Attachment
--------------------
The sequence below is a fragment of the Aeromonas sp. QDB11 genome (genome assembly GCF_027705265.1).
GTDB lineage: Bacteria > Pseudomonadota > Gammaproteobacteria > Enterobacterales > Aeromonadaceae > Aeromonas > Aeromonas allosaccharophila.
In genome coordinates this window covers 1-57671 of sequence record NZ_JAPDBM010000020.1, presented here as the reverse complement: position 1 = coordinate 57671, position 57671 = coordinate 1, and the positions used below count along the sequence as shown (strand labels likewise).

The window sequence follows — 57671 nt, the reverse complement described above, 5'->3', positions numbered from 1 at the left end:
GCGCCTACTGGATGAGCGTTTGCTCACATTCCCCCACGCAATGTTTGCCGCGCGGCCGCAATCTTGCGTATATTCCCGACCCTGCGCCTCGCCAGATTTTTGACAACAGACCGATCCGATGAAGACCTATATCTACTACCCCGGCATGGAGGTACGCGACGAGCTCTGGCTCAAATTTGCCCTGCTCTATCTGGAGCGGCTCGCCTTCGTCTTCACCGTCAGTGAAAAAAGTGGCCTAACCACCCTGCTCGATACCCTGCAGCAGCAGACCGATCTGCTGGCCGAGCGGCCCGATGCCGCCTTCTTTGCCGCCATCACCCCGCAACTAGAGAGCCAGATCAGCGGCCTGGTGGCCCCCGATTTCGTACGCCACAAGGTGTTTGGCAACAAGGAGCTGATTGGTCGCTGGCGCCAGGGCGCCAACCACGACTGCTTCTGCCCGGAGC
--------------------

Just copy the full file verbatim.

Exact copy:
The sequence below is a fragment of the Aeromonas sp. QDB11 genome (genome assembly GCF_027705265.1).
GTDB lineage: Bacteria > Pseudomonadota > Gammaproteobacteria > Enterobacterales > Aeromonadaceae > Aeromonas > Aeromonas allosaccharophila.
In genome coordinates this window covers 1-57671 of sequence record NZ_JAPDBM010000020.1, presented here as the reverse complement: position 1 = coordinate 57671, position 57671 = coordinate 1, and the positions used below count along the sequence as shown (strand labels likewise).

The window sequence follows — 57671 nt, the reverse complement described above, 5'->3', positions numbered from 1 at the left end:
GCGCCTACTGGATGAGCGTTTGCTCACATTCCCCCACGCAATGTTTGCCGCGCGGCCGCAATCTTGCGTATATTCCCGACCCTGCGCCTCGCCAGATTTTTGACAACAGACCGATCCGATGAAGACCTATATCTACTACCCCGGCATGGAGGTACGCGACGAGCTCTGGCTCAAATTTGCCCTGCTCTATCTGGAGCGGCTCGCCTTCGTCTTCACCGTCAGTGAAAAAAGTGGCCTAACCACCCTGCTCGATACCCTGCAGCAGCAGACCGATCTGCTGGCCGAGCGGCCCGATGCCGCCTTCTTTGCCGCCATCACCCCGCAACTAGAGAGCCAGATCAGCGGCCTGGTGGCCCCCGATTTCGTACGCCACAAGGTGTTTGGCAACAAGGAGCTGATTGGTCGCTGGCGCCAGGGCGCCAACCACGACTGCTTCTGCCCGGAGC